Representations of the eyes have been provided which show their position towards the left hand side of the face, the right hand eye slightly larger than the left giving effect to perspective. In the third drawing, FIG. 16.3, the representation of the eyes has been simplified and enlarged. This figure is shown at 60 percent of scale and in the scheme of numbering adopted throughout this application the outline corresponds to head size number 8.
FIG. 17 shows one of the ways in which outlines defining a number of different head sizes can be provided in a small area by superimposing the markings for the different head sizes one upon another. In this instance the markings are arranged in what may be described as a concentric manner. Such a configuration requires the calibration device to be made from a transparent or semi-transparent material To the extent that it may be relevant in the context of this application, numbers are considered to apply to the outline outermost of the number. Where—as in the next following FIG. 18—the marking comprises a band rather than a solid line the entire band is considered to relate a particular head size. It might be argued that in the latter circumstances the number ought to be assigned to a notional line following the co-linear axis of the band but this would be to invest calibration devices in accordance with the present invention with a degree of precision that, although theoretically possible, in practice will never be achieved.
 It will be seen that the markings depicted in FIG. 17 (and in later figures) include the oval eye shapes first seen in FIG. 16.3. Both head and eye outlines corresponding to head size number 8 are indicated by broken lines. Lines of different colors and weights, solid and dotted can be used to make devices displaying superimposed outlines more user friendly.
 In use a calibration device in accordance with the present invention is laid over a target image that will often be a color photograph in a popular magazine.
 The device is designed to measure the size of a head featured in the target image and by assigning to it a specific head size number the user is able to make a selection from a choice of applied images using the same numbering system. The calibration device will also prompt an inexperienced user to determine whether and to what extent the head featured in the target image is turned and if turned, whether to left or right. It is thought that it may be helpful in this regard if there is also provided on the face of the calibration device a small illustration showing the head of a person who is wearing a simple item of headwear with the head turned to the left or the right or facing center as the case may be.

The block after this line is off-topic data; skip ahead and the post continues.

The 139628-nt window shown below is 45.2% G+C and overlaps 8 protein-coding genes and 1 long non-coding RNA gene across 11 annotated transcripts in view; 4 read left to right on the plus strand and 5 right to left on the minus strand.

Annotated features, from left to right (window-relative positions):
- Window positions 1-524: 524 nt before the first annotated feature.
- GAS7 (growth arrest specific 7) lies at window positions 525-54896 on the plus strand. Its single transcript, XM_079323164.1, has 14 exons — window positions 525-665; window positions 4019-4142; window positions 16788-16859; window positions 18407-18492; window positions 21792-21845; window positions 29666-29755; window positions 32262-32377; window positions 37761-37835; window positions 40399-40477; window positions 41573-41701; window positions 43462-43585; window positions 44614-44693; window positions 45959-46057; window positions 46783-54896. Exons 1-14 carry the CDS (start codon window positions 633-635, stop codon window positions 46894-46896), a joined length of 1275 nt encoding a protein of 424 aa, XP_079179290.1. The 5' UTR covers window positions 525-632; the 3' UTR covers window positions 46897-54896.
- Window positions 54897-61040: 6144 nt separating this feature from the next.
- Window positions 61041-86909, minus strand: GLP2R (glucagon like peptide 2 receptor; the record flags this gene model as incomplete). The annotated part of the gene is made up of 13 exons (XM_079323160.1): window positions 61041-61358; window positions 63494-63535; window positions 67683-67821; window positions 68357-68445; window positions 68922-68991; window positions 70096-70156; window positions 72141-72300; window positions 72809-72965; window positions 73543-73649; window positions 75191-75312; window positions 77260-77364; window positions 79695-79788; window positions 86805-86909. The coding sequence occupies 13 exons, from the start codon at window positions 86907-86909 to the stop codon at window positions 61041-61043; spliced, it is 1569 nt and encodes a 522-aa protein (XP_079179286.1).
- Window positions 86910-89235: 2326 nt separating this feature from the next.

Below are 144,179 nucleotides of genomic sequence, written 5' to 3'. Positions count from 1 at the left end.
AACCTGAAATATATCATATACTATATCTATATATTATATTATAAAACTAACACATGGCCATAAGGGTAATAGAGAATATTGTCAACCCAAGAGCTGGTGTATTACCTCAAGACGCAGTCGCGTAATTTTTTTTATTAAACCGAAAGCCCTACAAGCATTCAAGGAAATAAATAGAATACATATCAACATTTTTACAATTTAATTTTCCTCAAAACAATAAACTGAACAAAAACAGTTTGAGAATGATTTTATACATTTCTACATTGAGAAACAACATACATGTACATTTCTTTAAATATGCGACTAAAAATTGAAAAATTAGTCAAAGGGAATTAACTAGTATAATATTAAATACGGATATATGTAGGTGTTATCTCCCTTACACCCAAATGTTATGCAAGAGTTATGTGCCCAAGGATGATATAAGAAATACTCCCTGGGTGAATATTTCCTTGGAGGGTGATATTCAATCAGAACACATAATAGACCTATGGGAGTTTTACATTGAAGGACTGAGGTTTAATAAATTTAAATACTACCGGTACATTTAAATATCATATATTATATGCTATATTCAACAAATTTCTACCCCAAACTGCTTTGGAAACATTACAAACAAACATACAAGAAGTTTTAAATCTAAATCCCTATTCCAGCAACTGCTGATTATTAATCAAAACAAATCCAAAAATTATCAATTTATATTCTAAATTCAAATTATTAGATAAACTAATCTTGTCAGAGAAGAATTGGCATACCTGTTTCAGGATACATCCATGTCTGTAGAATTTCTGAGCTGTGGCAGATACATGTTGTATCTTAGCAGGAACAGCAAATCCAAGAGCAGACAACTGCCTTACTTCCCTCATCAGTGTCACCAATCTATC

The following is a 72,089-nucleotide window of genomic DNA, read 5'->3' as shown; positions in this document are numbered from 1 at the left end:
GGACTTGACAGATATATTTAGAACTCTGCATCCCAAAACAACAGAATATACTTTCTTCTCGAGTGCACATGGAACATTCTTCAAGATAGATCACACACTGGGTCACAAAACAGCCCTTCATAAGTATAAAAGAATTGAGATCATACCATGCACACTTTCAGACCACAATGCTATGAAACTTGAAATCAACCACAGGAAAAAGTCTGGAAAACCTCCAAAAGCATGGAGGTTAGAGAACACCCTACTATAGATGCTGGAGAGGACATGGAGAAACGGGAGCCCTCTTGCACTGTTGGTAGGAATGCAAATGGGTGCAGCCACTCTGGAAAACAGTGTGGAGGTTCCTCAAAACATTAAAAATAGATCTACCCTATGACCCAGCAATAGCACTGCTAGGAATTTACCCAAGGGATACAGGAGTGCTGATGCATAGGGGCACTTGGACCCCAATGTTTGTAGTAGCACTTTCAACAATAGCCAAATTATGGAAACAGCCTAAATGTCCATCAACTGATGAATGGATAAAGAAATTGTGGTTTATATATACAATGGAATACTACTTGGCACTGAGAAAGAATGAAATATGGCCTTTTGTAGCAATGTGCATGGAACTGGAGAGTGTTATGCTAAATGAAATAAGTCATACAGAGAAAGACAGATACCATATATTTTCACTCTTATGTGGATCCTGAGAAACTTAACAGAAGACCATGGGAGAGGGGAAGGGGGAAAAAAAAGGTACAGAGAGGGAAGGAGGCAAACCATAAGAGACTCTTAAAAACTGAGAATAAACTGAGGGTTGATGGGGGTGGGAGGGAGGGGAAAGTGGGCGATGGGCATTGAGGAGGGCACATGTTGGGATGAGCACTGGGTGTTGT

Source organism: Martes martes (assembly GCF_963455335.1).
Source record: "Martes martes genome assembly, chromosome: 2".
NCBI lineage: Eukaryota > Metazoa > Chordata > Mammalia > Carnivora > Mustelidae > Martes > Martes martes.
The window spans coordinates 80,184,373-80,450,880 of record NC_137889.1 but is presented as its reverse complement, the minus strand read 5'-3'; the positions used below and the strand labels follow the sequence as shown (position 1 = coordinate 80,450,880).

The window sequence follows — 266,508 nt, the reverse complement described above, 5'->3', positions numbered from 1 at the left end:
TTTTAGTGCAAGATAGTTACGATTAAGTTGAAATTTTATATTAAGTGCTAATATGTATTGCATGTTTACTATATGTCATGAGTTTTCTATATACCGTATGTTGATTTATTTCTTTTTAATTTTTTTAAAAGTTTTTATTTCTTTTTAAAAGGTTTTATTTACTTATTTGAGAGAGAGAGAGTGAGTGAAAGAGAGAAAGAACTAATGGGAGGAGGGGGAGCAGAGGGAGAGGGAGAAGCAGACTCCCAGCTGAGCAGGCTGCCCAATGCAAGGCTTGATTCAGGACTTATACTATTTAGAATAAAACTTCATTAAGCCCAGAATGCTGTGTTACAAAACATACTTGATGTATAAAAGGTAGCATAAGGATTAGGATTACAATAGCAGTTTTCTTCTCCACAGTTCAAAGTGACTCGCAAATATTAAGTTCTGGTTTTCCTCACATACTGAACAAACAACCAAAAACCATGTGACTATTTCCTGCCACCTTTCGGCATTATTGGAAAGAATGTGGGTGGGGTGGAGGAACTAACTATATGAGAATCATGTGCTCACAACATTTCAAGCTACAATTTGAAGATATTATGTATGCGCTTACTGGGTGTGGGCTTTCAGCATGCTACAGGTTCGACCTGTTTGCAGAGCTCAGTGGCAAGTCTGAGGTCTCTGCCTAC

It is anticipated that users will quickly acquire the ability to accurately assess the direction in and degree by which a head is turned by eye but they will still need the calibration device to determine the size of the head and to select a suitable applied image. The use of calibration devices is further discussed below in connection with FIGS. 34 to 82.
FIG. 19 shows in a smaller scale a layout for a calibration device comprised of three groups of outlines: head-facing-left, head-facing-center and head-facing right. Each group embraces a plurality of head sizes ranging from size 4 to size 10. It will be noted from this illustration that the head-facing-center outlines (which in this case are comprised of multi-colored bands) have been simplified in much the same way as those for head-facing-left in FIG. 16.3. The head-facing-right outlines in FIG. 19 are, of course, a mirror image of those for head-facing-left.
 The numbering system adopted has been devised for the purposes of the present invention and has no counterpart in other fields of art. Other numbering or lettering systems and other means of identifying different head sizes may be accommodated by calibration devices in accordance with the invention, the upper and lower limits of the range may be varied as also the number of steps.